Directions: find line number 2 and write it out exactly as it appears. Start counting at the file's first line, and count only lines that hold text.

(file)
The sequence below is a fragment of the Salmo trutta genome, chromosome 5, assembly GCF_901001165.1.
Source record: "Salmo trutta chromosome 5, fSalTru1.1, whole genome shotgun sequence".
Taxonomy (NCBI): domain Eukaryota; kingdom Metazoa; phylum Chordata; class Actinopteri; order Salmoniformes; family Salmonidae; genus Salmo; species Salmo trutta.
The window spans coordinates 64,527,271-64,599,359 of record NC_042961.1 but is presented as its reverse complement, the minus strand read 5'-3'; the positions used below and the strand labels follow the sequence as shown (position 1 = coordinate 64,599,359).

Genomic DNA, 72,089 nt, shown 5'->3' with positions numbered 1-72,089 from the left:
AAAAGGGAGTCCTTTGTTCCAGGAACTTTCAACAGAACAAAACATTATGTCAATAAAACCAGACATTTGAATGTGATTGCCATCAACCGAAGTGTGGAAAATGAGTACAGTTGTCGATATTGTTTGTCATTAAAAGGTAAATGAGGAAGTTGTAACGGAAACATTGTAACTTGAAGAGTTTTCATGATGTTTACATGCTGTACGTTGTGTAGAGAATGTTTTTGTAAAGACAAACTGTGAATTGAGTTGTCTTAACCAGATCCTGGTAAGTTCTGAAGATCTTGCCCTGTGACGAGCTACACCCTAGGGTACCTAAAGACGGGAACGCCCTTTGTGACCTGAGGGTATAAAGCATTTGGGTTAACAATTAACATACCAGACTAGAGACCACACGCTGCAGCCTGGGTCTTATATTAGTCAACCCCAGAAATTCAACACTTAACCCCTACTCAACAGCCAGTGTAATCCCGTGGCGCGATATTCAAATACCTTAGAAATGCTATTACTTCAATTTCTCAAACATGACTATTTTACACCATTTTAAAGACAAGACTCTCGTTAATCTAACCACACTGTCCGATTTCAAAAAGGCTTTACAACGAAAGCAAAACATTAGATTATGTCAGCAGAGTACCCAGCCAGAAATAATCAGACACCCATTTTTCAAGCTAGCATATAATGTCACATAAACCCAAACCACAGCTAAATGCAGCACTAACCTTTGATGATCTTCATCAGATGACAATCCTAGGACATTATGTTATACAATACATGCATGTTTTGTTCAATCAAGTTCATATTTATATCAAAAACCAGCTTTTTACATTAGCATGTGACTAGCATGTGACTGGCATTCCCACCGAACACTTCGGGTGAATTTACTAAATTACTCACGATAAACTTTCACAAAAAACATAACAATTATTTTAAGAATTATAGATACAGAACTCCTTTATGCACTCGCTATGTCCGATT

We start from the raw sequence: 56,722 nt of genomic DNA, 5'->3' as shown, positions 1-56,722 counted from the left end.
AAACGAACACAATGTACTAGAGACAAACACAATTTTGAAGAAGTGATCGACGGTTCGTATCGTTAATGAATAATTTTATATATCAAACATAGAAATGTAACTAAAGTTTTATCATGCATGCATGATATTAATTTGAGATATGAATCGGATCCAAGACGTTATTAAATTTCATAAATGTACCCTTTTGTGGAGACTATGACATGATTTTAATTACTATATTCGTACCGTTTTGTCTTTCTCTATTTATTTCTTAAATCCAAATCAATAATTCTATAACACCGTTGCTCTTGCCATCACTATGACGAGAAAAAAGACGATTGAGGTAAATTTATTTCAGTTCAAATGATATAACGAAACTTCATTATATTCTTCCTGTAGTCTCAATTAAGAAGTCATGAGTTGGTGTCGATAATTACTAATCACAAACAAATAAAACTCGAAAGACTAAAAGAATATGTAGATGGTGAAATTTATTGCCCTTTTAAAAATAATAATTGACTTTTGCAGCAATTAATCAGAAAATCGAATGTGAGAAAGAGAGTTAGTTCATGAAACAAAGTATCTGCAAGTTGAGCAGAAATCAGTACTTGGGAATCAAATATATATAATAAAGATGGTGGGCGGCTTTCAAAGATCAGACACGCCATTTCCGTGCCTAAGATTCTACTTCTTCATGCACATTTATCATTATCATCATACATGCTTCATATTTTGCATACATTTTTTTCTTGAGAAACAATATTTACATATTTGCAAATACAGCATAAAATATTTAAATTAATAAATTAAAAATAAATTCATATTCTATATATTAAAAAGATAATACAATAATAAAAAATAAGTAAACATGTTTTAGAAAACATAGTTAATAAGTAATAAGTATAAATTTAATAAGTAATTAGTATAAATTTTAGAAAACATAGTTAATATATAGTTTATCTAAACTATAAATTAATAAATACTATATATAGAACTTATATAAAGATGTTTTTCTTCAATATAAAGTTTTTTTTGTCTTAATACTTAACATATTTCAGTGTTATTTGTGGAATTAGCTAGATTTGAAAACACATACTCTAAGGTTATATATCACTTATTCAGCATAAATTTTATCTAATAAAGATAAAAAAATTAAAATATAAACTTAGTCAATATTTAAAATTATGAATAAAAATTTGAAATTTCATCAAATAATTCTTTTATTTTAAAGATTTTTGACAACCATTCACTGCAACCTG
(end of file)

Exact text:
Source record: "Salmo trutta chromosome 5, fSalTru1.1, whole genome shotgun sequence".